Also adding to our contempt for government, of course, the media today have contributed to popular score and for government, less through their hostility to particular politicians than through their cumulative redefinition of the active citizen into a passive onlooker. Once you take that point of view that the citizen is not really responsible because they’re Hoover depression and Roosevelt wars and we are simply observers of all that, inevitably you have, of course, reduction of government to entertainment in the Coliseum, with citizens up there on the bleachers watching what is going on, the proceedings. Politics deteriorates into a blood sport: Who’s winning? And the media lock on freefalling scandal more readily than on tangled information that might help citizens reach complex political judgments.
Citizenship is the art of deliberating and acting in concert with others for the common good. By the way, that’s why Perot’s electronic democracy had it all wrong. His thought was you gather up private opinion from many sources and then the leader makes the decisions. That’s not what even participatory democracy was in the United States. Participatory democracy was that circumstance where citizens got together and deliberated to one another, so you don’t have all lines moving upward towards the leader who controls the information that comes on the basis on private judgment. Citizens have to talk to one another and their private views and preferences get transformed into a kind of public, deliberative process. They become public judgments and that makes it much harder for a leader to lead. Our modern, fortuitous concatenation of spectators does not readily make up a body of citizens capable of identifying, discerning and accepting responsibility for the work of effective political leaders.
Now, the second move in my talk is to talk about types of leadership. For want of a better term, let’s summarize types of leadership by appealing to four cities. That would be my shorthand way of getting at four types of leadership. Four cities symbolize four different types of leadership, at least in the West: Jerusalem, Sparta, Athens, and Florence.
Let’s start with Jerusalem. The founder of Jerusalem, King David, symbolized leading by charisma. Maybe I don’t have to say anything about charisma. I’ve heard Ernesto Cortez in the past, and that word “charisma” is over-used, but he is what I would call a charismatic leader. I don’t know if he had a bad day here, but in the times that I’ve heard him, there was a man with real eloquence and capacity for leadership that radiated from him as a human being. At any rate, the founder of Jerusalem, King David, symbolized this kind of leadership. David was a man of transcendent gifts and charm, a poet, a musician, a great strategist, a sometime adulterer and betrayer of his men, but also the founder of a nation and the prototype for a personal, kingly rule.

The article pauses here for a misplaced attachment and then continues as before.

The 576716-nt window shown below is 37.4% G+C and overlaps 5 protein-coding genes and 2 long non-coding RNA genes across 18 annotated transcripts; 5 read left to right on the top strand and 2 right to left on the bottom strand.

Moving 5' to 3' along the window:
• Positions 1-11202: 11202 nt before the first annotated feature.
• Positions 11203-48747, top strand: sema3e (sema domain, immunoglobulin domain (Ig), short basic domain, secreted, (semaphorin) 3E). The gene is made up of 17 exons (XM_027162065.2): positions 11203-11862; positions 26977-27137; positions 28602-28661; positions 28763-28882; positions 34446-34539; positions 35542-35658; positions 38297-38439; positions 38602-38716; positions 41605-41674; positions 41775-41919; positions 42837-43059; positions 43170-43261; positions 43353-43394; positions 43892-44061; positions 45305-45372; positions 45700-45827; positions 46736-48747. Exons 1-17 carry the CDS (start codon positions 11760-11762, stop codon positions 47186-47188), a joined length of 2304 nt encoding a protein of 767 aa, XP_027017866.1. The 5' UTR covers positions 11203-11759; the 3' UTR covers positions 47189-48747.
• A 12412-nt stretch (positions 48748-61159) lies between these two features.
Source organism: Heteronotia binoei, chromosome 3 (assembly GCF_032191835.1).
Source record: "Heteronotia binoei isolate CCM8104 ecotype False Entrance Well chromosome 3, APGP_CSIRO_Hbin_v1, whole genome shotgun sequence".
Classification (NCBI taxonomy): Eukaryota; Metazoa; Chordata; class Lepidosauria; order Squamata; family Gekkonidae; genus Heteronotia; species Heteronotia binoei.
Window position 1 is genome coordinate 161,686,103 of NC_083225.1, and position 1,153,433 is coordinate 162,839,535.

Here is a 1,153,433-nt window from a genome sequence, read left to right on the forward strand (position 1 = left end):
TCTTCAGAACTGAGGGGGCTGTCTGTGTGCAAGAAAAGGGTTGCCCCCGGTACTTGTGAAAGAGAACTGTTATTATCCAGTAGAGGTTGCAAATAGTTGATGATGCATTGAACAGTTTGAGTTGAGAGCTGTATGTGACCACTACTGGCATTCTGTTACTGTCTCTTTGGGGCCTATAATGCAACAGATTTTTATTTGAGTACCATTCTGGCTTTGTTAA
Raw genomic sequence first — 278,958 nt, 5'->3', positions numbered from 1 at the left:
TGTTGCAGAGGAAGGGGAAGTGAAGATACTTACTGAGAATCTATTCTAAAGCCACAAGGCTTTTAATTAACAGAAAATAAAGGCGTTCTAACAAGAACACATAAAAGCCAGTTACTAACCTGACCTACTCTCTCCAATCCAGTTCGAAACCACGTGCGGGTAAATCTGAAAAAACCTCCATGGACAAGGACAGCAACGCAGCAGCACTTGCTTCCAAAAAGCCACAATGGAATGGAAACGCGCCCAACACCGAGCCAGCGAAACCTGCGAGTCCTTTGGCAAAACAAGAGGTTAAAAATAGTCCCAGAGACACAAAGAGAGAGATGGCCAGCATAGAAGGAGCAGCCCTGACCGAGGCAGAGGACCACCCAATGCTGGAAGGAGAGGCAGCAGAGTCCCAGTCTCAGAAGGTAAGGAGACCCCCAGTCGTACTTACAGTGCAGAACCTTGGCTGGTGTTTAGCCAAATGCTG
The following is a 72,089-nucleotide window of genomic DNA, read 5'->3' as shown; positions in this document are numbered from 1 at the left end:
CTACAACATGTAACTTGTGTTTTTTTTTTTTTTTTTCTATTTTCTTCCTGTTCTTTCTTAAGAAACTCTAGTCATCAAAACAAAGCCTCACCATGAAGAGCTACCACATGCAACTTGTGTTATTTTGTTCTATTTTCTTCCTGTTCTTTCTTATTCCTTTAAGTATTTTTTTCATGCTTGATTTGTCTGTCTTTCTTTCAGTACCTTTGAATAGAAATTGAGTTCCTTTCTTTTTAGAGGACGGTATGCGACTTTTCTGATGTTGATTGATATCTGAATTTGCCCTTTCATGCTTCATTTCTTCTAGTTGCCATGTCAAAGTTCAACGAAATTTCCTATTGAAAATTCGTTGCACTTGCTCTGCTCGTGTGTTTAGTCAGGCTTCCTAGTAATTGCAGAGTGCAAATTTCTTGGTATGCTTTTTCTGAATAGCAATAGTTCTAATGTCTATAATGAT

Now, American democracy rejected this notion of personal charismatic leadership. George Washington didn’t want to be a king, and the founders agreed. They insisted on a government – the phrase, of course, was “of laws, not men.” The oil of charisma anointed a few of our Presidents. Think of Andrew Jackson, Abraham Lincoln, Teddy Roosevelt, and FDR. However, on a somewhat sad counterfeit of charismatic leadership shows up today: the very interesting modern category of the celebrity. Instead of the hero’s deeds, we get a People Magazine glitz and a disposition to limit presidential candidates to those who pass the camera test for office. Charisma today tends to plummet down into the living room test of likeability.
The second great city I will address, ancient Sparta. A military society symbolized the second type of leadership; that is, leadership by command. Not the pull of charisma but by the authority of command. Military leaders do not need to use many words. Sparta was a society, in the phrase of one historian – I think it was a book written back about 1905, 1906, and I haven’t been able to track it down since I read it; I think this man died when he was about 26 or 27 years of age. But he had a wonderful phrase. He said, “Sparta was a society given to taciturnity. It depended upon the bark of command and the grunt of obedience.” Leaders of the Spartan type abhor the messy give-and-take of political compromise. They prefer the clarity of military confrontation to the shifting waters of political coalitions. They prize hierarchy. Today we still partly depend on such leadership. Our President is Commander in Chief, and corporations depend heavily on command, after all. However, executive command is not the whole of leadership, not in a democracy.